Maybe the show doesn’t really attain the heights I’d hoped for it a few years ago, but it is good fun, and it certainly has that old-school appeal that many of the new blockbuster shows, for all their complexity, often lack.  Part of the charm of the show is naturally its great cast of fairly entertaining and interesting characters, the saving grace of many such shows and why we keep on returning to them, but it also feels like the kind of television I used to watch back in the 1970s and 1980s. Sure the production values and overall quality is way higher than all that Glen Larson stuff etc but it has that old comforting feel. The tv equivalent of a comfort blanket and a handy undemanding escape from reality. That seems like faint praise, but I don’t intend it to be.

Now, where did I put that Season Five box..?

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3 thoughts on “Person Of Interest Nears End-Program

  1. I do still think there’s something to be said for old-style network TV dramas. They’re not at the forefront of quality TV alongside the cable/streaming stuff, but the better ones have their own charms, and their own place in one’s viewing life.

    It’s funny: shows like Buffy, 24, Lost, et al, helped invent binge watching presumably because it compresses those oh-so-long arc plots (I guess network dramas cover about as much plot across 22 episodes as Fancy Shows do in 10-13), but, personally, the ones I watch nowadays are almost anti-binge-watching. The constant hand-holding and episodic stories mean you can watch an episode here and there and still follow it; but you can also watch two or three or four close together without it getting tiresome (if it’s a good show, obviously). They’re kind of filler, but good filler. Maybe that’s just me, but it works.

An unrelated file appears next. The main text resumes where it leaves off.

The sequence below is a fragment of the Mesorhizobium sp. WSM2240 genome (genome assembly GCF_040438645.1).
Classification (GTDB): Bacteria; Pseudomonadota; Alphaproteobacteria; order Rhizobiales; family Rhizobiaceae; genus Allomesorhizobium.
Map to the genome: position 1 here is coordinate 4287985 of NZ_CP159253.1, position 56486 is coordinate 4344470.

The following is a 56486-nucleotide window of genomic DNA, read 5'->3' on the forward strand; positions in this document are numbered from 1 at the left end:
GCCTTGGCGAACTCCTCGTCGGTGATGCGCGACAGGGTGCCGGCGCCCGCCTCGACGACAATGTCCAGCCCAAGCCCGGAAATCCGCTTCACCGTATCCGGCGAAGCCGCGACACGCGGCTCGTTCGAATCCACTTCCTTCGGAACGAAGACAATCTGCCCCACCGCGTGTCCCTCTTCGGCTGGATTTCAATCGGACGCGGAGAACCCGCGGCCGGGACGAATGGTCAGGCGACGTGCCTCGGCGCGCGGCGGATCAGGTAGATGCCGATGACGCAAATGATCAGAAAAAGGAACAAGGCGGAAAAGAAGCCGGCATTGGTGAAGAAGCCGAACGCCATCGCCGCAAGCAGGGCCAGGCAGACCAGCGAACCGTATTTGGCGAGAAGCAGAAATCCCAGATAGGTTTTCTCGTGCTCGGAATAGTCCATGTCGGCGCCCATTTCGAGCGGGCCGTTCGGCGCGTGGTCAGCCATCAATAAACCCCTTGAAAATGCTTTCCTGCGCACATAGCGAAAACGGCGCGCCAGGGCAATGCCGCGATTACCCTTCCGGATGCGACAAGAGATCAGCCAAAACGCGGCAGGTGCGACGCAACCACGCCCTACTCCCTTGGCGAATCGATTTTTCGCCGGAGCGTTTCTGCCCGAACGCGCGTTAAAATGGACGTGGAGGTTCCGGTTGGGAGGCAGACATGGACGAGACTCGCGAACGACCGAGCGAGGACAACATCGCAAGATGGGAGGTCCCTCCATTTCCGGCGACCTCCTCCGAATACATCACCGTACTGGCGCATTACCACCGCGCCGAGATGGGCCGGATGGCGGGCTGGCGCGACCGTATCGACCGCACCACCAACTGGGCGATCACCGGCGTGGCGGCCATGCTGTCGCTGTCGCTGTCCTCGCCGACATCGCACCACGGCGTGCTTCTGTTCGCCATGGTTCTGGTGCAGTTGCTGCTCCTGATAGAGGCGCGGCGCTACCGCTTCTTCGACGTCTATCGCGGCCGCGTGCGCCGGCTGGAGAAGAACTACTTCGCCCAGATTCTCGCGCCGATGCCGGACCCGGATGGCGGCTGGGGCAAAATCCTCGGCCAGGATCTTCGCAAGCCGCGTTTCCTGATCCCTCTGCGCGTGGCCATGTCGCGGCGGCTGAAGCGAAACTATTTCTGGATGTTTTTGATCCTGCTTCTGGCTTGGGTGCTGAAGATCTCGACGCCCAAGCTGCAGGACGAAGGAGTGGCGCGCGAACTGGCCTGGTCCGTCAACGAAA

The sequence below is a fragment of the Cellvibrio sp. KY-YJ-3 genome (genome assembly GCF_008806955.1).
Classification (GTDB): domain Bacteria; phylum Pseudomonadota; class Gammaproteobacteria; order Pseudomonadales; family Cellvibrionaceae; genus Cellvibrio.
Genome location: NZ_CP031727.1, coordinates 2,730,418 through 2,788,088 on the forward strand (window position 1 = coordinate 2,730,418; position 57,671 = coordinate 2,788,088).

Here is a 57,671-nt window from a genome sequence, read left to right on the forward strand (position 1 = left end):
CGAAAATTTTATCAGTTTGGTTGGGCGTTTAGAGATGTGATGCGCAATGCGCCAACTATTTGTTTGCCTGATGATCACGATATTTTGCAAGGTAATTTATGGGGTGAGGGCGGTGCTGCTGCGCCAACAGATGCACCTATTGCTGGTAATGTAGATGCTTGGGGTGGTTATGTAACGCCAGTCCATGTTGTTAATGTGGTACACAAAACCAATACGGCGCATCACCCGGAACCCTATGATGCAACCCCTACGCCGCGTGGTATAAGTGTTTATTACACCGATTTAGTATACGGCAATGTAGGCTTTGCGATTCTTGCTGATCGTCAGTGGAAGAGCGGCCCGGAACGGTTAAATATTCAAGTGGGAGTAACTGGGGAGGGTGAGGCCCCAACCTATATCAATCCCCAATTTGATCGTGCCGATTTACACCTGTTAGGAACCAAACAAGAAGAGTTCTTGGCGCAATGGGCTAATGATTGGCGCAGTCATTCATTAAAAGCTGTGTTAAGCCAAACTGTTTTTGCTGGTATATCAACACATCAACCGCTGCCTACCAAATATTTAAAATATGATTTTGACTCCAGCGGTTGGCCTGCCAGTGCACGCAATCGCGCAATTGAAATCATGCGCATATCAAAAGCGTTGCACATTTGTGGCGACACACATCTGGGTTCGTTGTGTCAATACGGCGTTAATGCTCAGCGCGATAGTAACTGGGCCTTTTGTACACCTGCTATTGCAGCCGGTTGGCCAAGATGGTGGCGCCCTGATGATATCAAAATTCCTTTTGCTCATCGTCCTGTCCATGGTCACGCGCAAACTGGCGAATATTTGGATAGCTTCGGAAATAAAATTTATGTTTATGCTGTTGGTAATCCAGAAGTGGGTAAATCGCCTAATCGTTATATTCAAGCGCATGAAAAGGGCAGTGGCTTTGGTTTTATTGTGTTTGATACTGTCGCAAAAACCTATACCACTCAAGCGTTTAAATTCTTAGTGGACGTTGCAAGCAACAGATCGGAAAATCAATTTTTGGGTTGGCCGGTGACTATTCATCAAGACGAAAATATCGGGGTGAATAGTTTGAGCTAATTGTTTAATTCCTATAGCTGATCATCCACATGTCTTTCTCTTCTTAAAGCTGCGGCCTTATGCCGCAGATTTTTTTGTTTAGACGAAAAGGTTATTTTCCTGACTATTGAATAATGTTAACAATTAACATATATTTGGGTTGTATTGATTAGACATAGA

1. It does feel wrong complaining about the new, sophisticated cable/streaming being ‘hard work’. I remember being so thrilled by Babylon 5’s five-year arc. But now it seems everybody is doing it and the demands of multiple shows with several-year arcs is quite daunting. In order to watch season 2 of Man In The High Castle I had to rewatch the last episode of season 1 just to get up to speed. Season 1 of Westworld seemed a minefield of multiple timelines and arcs and weekly viewing quite daunting (I suspect a binge watch would be a much easier/improved experience). One of the increasing frustrations of The Walking Dead is that it appears to be endless and devoid of any resolution.

      Against all this, an old-fashioned Network show like Person of Interest is actually a refreshing, and more importantly, relaxing experience. I have an old dvd set of Starsky and Hutch which is quite tempting- strange that all this new fancy HBO/Netflix stuff should send me scurrying to an old 1970s cop show.

      1. One thing that bugs me about streaming series in particular is they’ve done away with the “previously on”. That’s grand if you’re binge-watching, but if you’re not intending to watch the whole thing back to back they can be pretty darn helpful! They could at least put them on the first episode of a season to get you up to speed with how the last one ended. Even if a show’s exclusive to a provider and all the previous episodes are part of the package, not everyone wants to rewatch a whole season, or even a whole episode, before they can watch the new one.

        One show that should definitely have a starting recap (but I bet won’t) is The Defenders. There’ll be 65 episodes of other shows leading into that — even seasoned fans might need a helping hand, never mind new viewers!